“I’d successfully implemented my research at work,” says Son, “but I wanted to find solutions to the remaining challenges. UTIG was the only place in my mind for doing research, and I’d had a wonderful time there, so I decided to come back to UTIG.”
Son is now in the second year of his PhD and is studying how to integrate physics into machine learning. The methods he is using should help industry scientists better understand the characteristics of underground oil and gas reservoirs.
“Machine learning has become increasingly important in recent years, with many applications in seismology. However, most of those methods are data-driven, in which the final results are drawn from some mathematical concepts that are not well understood. As end users, we want to fully understand the physical meaning of results before we go apply them to solve a problem. So, in my research I’m combining physics into selective machine learning algorithms to give an algorithm that is superior to other methods and can automatically extract useful information from seismic data.”
The method Son describes could be applied to current workflows when scientists are trying to characterize reservoirs in complex geological settings.
Xin Liu is among this year’s new cohort of students hoping to pick up an internship this summer. Xin came to Texas from Chengdu, China, in August 2018 to begin a PhD in geophysics at the Jackson School of Geosciences. He’d learned about UTIG while studying at the China University of Petroleum in Beijing. “Dr. Sen gave many talks in China at my university, as well as short courses and online e-courses. That’s how I heard UTIG has a very good reputation for explorational geophysics, and that’s why I came here.”
For Xin, the real advantage to working as a researcher for the EDGER Forum is the opportunity to work with industry. “I never felt so connected to the real world. When I was a master’s student I would just deal with models and algorithms. But here I can meet industry representatives face to face and learn what these companies need, what the industry needs to do seismic exploration and what they expect from our work.”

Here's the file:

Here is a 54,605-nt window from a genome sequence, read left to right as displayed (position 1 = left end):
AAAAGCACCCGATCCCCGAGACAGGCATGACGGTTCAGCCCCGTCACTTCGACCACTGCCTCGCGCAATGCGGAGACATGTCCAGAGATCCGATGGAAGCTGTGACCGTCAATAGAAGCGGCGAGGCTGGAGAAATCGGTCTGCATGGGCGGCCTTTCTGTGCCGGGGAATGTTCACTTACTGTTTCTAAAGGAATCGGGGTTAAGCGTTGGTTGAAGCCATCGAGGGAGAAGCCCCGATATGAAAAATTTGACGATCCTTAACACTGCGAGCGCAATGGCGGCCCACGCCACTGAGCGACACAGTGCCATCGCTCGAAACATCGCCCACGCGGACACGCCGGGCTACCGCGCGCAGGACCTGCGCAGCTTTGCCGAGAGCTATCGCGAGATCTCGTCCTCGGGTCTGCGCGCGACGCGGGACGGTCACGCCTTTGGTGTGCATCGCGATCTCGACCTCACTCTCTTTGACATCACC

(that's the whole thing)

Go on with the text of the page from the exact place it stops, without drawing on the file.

Xin describes his own research as similar to performing a CT scan, but using the Earth in place of a human being. The challenge here is that you can’t place the entire planet into a CT scanner to see what’s inside. Instead, field scientists use dynamite to create artificial seismic waves. Xin’s method helps computers interpret those signals to determine what might be underground.
Reetam Biswas was also introduced to UTIG by Dr. Sen. Shortly after graduating in Exploration Geophysics from the Indian Institute of Technology, Kharagpur, Reetam began working at India’s National Geophysical Research Institute, where Dr. Sen was Director in 2013. After Dr. Sen’s return to UT, Reetam was motivated to begin a PhD at the Jackson School of Geosciences and to continue working for Dr. Sen as a graduate research assistant at UTIG.
His latest work for the EDGER Forum is on a recent development in machine learning called the Convolutional Neural Network (CNN). “One of the main reasons for the popularity of CNN is because it can respond selectively to changes in data,” explains Reetam. “I have been focusing on a very crucial aspect of this, that is, whether we can use physics to train computers to solve traditional geophysics problems. This research can successfully accelerate various geophysical inversion processes which currently require hours-and-hours of computation time.”
Reetam graduates this summer.